I've just voted to close this post, which I will slightly paraphrase because I'm sure it will soon be deleted:
I would like to know in simple words why time slows down and lengths change when I am in my private rocket traveling near the speed of light.
Although I think that almost everyone will agree this should be closed, it's not so clear which of the close reasons to choose. (In fact, I ended up choosing one pretty much arbitrarily and no longer remember what it was.)
Yes, this question is a duplicate many times over, but I can't choose that reason without pointing to a specific prior question, which I'd rather not do, partly because I don't want to spend time hunting up that question and more importantly because I don't want to send a message that posters who can't be bothered doing their own searches can post questions like this and expect others to do their searching for them.
It's not really unclear what's being asked. "Too broad" and "primarily opinion based" don't seem to fit. That leaves:
This question does not appear to be about physics within the scope defined in the help center.
Well, that's pretty good, but unfortunately I can't choose it without choosing a sub-reason. And none of those sub-reasons seems to fit. This is not a homework-like question, it's not about engineering, and it doesn't (to my knowledge) belong on another site on the Stack Exchange network.
Is it non-mainstream physics? Well, sort of, in the sense that it seems to confuse a "change in (proper?) length" with a change in the assignment of coordinates, but I think there is a difference between being non-mainstream and being a little confused. Besides, there are many other questions at about this level which are even more mainstream than this one, but still equally in need of closing.
That leaves me with the option of formulating a custom close reason, which requires a little extra effort on my part --- all the more so because that custom close reason automatically becomes publicly visible as a comment, so that although all I want to do is cast a close vote and move on, I feel like I need to spend an extra minute or so making sure my comment is fit for public consumption.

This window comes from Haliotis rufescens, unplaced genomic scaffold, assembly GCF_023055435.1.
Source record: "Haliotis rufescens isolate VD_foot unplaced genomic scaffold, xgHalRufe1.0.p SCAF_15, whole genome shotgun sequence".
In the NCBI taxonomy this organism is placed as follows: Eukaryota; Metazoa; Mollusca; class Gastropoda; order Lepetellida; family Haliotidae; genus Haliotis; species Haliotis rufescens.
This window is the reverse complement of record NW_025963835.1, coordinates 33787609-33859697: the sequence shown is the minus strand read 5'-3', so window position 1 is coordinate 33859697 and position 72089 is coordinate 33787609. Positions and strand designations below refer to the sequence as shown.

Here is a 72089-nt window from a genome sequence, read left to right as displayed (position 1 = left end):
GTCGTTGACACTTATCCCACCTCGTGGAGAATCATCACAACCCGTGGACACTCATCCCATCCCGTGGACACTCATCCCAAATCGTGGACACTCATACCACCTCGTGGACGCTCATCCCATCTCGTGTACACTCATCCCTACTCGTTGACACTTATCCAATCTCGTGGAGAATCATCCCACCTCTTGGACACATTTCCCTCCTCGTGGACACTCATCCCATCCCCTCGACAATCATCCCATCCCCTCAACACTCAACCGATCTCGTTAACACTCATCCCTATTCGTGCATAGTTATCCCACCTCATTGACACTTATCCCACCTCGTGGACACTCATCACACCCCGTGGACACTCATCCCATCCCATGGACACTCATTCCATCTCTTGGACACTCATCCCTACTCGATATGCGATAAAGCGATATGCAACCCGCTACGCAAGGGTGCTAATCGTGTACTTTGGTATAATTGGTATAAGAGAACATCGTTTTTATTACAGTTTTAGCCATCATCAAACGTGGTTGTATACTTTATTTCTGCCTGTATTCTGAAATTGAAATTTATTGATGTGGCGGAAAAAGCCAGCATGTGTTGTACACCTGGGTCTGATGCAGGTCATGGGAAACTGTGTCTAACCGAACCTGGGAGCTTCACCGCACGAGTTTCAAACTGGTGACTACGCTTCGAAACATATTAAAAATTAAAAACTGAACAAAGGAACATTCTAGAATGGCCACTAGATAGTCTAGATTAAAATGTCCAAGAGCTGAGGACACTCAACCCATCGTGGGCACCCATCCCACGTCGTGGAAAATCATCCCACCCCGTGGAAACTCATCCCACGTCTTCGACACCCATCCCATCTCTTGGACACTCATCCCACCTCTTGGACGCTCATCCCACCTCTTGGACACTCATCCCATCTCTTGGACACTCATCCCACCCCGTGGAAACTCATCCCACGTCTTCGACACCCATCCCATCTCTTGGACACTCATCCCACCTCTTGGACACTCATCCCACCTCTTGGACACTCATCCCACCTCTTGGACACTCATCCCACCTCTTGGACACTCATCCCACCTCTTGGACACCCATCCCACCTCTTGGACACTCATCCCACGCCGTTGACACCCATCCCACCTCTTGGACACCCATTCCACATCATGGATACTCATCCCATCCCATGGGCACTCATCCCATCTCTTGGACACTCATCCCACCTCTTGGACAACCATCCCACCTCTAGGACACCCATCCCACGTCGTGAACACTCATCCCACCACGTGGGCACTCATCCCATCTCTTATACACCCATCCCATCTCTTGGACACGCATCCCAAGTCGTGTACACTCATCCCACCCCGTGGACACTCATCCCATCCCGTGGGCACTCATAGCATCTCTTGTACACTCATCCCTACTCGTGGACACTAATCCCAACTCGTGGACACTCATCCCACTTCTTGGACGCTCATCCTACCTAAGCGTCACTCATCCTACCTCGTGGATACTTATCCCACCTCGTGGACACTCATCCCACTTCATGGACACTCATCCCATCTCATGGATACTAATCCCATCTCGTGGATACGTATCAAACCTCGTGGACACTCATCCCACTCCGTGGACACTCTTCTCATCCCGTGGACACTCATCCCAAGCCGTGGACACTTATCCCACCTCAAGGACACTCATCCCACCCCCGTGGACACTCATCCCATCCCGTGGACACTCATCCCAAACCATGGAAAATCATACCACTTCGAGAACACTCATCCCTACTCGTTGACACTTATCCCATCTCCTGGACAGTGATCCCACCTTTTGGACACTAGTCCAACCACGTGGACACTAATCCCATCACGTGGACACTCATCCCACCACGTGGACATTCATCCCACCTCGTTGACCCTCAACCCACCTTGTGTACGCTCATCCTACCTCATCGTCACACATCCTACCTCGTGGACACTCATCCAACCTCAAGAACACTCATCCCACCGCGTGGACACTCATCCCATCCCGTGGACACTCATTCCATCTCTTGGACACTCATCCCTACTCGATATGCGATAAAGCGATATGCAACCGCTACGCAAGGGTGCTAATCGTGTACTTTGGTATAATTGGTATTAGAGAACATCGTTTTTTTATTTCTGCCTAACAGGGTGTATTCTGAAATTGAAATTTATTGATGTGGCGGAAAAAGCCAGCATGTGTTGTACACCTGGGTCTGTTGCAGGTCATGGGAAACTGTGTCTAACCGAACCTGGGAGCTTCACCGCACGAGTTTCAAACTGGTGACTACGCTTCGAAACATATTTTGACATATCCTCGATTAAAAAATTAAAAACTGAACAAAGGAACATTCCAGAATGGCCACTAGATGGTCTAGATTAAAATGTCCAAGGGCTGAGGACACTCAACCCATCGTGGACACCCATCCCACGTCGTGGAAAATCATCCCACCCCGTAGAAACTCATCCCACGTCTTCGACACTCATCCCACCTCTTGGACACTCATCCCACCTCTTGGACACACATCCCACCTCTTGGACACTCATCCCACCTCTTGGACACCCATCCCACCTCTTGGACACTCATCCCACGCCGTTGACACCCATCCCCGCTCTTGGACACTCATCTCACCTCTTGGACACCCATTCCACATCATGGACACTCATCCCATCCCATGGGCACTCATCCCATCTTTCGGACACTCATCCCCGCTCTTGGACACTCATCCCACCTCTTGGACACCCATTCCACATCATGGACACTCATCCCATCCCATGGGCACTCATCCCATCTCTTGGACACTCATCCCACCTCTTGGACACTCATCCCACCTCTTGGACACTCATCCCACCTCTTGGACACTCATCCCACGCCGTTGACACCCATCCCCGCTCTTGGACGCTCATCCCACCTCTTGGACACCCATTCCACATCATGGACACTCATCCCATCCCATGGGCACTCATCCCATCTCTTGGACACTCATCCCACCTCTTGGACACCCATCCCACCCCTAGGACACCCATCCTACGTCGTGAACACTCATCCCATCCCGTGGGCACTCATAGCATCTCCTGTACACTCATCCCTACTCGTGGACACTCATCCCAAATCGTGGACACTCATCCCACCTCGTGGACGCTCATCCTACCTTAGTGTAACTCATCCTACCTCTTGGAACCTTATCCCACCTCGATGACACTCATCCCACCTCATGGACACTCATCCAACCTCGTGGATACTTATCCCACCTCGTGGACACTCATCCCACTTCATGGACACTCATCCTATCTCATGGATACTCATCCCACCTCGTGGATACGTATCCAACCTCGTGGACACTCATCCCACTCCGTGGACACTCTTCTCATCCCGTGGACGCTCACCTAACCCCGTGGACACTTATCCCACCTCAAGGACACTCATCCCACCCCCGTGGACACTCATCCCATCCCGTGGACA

For this and other such questions, I would be much happier if it were possible to close with the reason "This question does not appear to be about physics as defined in the help center", where it is stated upfront that this site is for active researchers, academics and students of physics and astronomy.
Let me close by saying that we get a lot of questions at this level, some of which show more thought than this one does (e.g. the questions that arise periodically where someone has actually given some thought to what it would be like to ride on a light wave, has discovered an apparent paradox, and wants to know how to resolve it). I think it's important to discourage such posts without discouraging the spirit of inquiry that lies behind them. Telling people that they are engaged in "non-mainstream physics" is, I think, likely to be perceived as disparaging --- which is doubly unfortunate because thought-experiments like this are mainstream physics. (Yes, these thought-experiments have already been done and other people know the results, but naively repeating someone else's experiment---thought or otherwise---is still mainstream physics.) So I don't want to choose that option, but I do want to dispose of these posts quickly and effectively, and "not within the scope of the site" seems like a far better option than "non-mainstream".
Question 1: Can we please be given the option of closing as "Not within the scope...as defined in the help center", without having to choose or formulate a sub-reason?
Question 2: Does someone have a better suggestion?
Edited to add: Some have responded that "Too Broad" fits this question perfectly. Whether or not that is the case, it does not dispose of the general issue. What about questions of the form "I imagined myself riding on a lightbeam, and I don't see how I can square the obvious consequences with the fact that the speed of light is supposed to be invariant"? This is (I think) far too specfic to be "Too Broad", far too honest an effort to think things through from first principles to be "Non-Mainstream", and a bad fit for all the others too.
Edited to add further: I've just noticed that moderators already have access to the exact close reason I'm asking for, for example here. Apparently someone thought it was a good idea for moderators to have this option, and apparently at least one moderator thinks it's a good idea to use it.